One of the most frequently asked questions I receive from readers (from this blog, Twitter and LinkedIn) is "Should I consider TOR private and anonymous?"
This question is interesting with fervent activists on each side [of the issue]. On one side are TOR proponents extolling the virtues of the platform and explaining how it will save humanity from the scourge of privacy-invading networks. On the other side of the discussion are conspiracy theorists that claim TOR is nothing more than an NSA honeypot (a data collection tool).
Like most important topics, the truth is never as clean as we would like it. The truth is that TOR is a little bit of this and a little bit of that. Let's dive straight in.
Who started TOR?
Conspiracy theorists love highlighting the fact that the United States Navy developed TOR. So the first question we need to tackle is regarding this origin statement.
The core privacy functionality of the TOR network, the onion routing, was developed by United State Naval research laboratory employees named Paul Syverson, Michael G Reed and Favid Goldschlag. The purpose of the technology was to protect US intelligence communication.
The TOR Project was launched in September 2002 by Paul Syverson, Roger Dingldine and Nick Mathewson. In 2004, the Naval Research Laboratory released the TOR code under a free license, and the EFF (Electronic Frontier Foundation) began funding the initiative. The Tor project we know and love today was started in December 2006 as a 501(c)(3) non-profit organization with support from the US International Broadcast Bureau, Internews, Human Rights Watch, the University of Cambridge, Google and Stichting NLnet.
It is true that the majority of the funding for the free and open source project came from the US government.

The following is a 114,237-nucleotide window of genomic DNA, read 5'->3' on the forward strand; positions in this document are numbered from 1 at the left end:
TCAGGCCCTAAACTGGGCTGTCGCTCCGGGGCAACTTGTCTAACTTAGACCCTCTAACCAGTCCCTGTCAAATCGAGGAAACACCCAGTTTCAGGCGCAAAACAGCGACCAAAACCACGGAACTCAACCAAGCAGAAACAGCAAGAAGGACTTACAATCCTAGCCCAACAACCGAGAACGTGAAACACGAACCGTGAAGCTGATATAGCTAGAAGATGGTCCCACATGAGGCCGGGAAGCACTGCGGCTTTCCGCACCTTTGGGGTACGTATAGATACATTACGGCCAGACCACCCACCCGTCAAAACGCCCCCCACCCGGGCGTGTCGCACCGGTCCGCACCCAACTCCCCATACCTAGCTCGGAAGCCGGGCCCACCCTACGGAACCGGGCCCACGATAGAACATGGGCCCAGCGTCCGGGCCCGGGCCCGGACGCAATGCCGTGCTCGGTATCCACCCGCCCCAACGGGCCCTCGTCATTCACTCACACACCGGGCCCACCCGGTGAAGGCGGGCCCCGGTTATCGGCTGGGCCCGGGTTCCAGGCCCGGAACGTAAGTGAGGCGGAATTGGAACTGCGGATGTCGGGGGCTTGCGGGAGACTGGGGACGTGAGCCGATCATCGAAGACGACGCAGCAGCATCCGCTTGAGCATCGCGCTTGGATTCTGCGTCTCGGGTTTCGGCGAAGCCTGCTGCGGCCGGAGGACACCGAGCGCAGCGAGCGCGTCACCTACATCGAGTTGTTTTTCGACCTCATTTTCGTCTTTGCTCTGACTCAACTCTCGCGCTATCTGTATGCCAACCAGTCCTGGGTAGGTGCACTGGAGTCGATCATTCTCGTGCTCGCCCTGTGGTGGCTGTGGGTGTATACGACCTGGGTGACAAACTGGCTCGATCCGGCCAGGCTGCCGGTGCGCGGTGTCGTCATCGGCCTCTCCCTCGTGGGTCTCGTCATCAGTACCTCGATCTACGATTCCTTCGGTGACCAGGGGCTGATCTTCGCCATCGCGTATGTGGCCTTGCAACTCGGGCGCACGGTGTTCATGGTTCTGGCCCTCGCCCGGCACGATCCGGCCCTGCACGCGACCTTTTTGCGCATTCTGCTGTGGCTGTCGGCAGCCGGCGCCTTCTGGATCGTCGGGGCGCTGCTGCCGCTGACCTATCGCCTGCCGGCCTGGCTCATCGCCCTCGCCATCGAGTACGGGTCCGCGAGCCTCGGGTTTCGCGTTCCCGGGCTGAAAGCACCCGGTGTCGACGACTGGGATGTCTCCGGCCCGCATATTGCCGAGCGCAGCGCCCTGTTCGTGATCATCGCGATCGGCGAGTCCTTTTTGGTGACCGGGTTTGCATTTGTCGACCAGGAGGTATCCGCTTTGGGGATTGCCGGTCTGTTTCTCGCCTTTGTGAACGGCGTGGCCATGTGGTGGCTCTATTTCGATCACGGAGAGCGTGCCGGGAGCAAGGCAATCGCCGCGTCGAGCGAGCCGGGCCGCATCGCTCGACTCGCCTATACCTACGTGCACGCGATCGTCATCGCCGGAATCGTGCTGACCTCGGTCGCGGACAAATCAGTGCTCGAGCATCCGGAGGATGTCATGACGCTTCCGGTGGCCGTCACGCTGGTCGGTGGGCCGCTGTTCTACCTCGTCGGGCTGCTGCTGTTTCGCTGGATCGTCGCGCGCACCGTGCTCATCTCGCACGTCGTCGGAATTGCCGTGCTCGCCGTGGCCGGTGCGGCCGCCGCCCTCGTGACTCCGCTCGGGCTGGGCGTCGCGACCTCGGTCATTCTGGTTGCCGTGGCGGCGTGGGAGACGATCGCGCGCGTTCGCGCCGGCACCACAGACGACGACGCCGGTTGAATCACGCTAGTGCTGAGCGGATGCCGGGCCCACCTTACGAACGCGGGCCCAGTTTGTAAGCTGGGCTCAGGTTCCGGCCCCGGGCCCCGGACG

Does the government control TOR entry and exit nodes?
When talking about TOR privacy and confidentiality, there are 2 distinct question most astute users ask:
- Can someone "see into" my traffic?
- Can someone tie TOR traffic back to me?
The first theory I read about consistently was that world governments (particularly the 14 Eyes Countries) control the majority of the TOR Exit nodes thus can "see into the traffic." Looking strictly at the Exit node piece, governments have no deterministic way of knowing where a suspects traffic will exit from the network. As long as they don't control all of the TOR Exit nodes (which we believe they do not), they can't be sure the suspect traffic will flow through their nodes. Additionally, if the site you are visiting is using cheap and easy to implement security (like TLS) then even if the government controls the exit node, they won't be able to "see inside the traffic." Traffic that joins the TOR network to access a TOR hidden service never exits the network so it wouldn't even pass through an Exit node.
What if a government controls both the Entry node and Exit node you use? Assuming you are using TOR to browse the "normal" internet then you will hit an exit node. If the government(s) control enough of the entry and exit nodes, they can use statistical correlation tie traffic back to you.
If you are browsing a site with well-designed security, they still would not be able to see "inside your traffic" but would know that you originated the traffic flow (aka collect metadata).
It is important to remember that the TOR Project isn't just idly sitting on the sidelines watching the government violate its technology. They are actively working to harden the platform and work tirelessly to make it more secure every day. Some of the techniques used by the TOR platform include:
- Switching TOR circuits regularly and unpredictably. Thus making long-term data mining more difficult.
- Ensuring that the TOR nodes used are as randomized as possible. Thus making predictability of route near impossible.
- and more
Has the TOR browser been hacked?
The answer is yes but hold on before you install the TOR browser from your computer. I would submit that almost every commercial or free software has exploitable bugs that would compromise a users privacy and confidentiality. The question isn't whether a product has these types of exploitable bugs but rather what the software "vendor" does about them. The TOR project has been an incredibly honourable steward of the TOR platform. They quickly patch any discovered vulnerability.
The other "trick" for the extra paranoid is to switch the security level in the TOR Browser to high. This will break some sites, but you want strong security don't you?